alias for the type. The last resort is to break after the
colon and indent by 4.

Yes:
def my_function(
    long_variable_name:
        long_module_name.LongTypeName,
) -> None:
  ...
No:
def my_function(
    long_variable_name: long_module_name.
        LongTypeName,
) -> None:
  ...


3.19.3 Forward Declarations

If you need to use a class name from the same module that is not yet defined —
for example, if you need the class inside the class declaration, or if you use a
class that is defined below — use a string for the class name.

class MyClass(object):

  def __init__(self,
               stack: List["MyClass"]) -> None:


3.19.4 Default Values

As per
PEP-008, use
spaces around the = only for arguments that have both a type annotation and
a default value.

Yes:
def func(a: int = 0) -> int:
  ...
No:
def func(a:int=0) -> int:
  ...


3.19.5 NoneType

In the Python type system, NoneType is a “first class” type, and for typing
purposes, None is an alias for NoneType. If an argument can be None, it
has to be declared! You can use Union, but if there is only one other type,
use Optional.

Use explicit Optional instead of implicit Optional. Earlier versions of PEP
484 allowed a: Text = None to be interpretted as a: Optional[Text] = None,
but that is no longer the preferred behavior.

Yes:
def func(a: Optional[Text], b: Optional[Text] = None) -> Text:
  ...
def multiple_nullable_union(a: Union[None, Text, int]) -> Text
  ...
No:
def nullable_union(a: Union[None, Text]) -> Text:
  ...
def implicit_optional(a: Text = None) -> Text:
  ...


3.19.6 Type Aliases

You can declare aliases of complex types. The name of an alias should be
CapWorded. If the alias is used only in this module, it should be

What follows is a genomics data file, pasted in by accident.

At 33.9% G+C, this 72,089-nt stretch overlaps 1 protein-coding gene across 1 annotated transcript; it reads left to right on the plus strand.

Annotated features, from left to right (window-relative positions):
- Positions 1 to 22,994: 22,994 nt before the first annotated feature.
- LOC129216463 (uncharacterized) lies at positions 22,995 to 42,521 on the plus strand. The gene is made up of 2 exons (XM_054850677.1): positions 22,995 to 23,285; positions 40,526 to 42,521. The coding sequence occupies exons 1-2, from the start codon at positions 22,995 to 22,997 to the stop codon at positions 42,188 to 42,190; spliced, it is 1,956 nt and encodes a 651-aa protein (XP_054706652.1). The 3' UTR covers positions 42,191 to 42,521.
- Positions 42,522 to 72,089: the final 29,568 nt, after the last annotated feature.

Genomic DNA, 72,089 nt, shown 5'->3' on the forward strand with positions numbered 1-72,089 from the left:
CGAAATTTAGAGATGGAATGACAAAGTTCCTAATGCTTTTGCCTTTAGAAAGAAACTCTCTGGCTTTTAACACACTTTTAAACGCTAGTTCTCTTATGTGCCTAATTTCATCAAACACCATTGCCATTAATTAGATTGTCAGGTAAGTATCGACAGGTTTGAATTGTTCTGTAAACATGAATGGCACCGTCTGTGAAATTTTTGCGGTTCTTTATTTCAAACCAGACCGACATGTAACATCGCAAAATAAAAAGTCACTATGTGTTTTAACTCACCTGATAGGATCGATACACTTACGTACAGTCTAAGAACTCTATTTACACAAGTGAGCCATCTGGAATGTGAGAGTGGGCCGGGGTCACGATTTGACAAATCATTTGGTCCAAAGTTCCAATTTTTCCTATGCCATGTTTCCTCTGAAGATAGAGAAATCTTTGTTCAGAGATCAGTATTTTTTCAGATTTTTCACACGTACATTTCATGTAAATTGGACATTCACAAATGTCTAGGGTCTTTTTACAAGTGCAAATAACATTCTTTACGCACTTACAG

_Private.

For example, if the name of module together with the type is too long:

_ShortName = module_with_long_name.TypeWithLongName
ComplexMap = Mapping[Text, List[Tuple[int, int]]]

Other examples are complex nested types and multiple return variables from a
function (as a tuple).


3.19.7 Ignoring Types

You can disable type checking on a line with the special comment
# type: ignore.

pytype has a disable option for specific errors (similar to lint):

# pytype: disable=attribute-error


3.19.8 Typing internal variables

If an internal variable has a type that is hard or impossible to infer, you can
supply it as a special comment:

a = SomeUndecoratedFunction()  # type: Foo


3.19.9 Tuples vs Lists

Unlike Lists, which can only have a single type, Tuples can have either a single
repeated type or a set number of elements with different types. The latter is
commonly used as return type from a function.

a = [1, 2, 3]  # type: List[int]
b = (1, 2, 3)  # type: Tuple[int, ...]
c = (1, "2", 3.5)  # type: Tuple[int, Text, float]


3.19.10 TypeVar

The Python type system has
generics. The factory
function TypeVar is a common way to use them.

Example:

from typing import List, TypeVar
T = TypeVar("T")
...
def next(l: List[T]) -> T:
  return l.pop()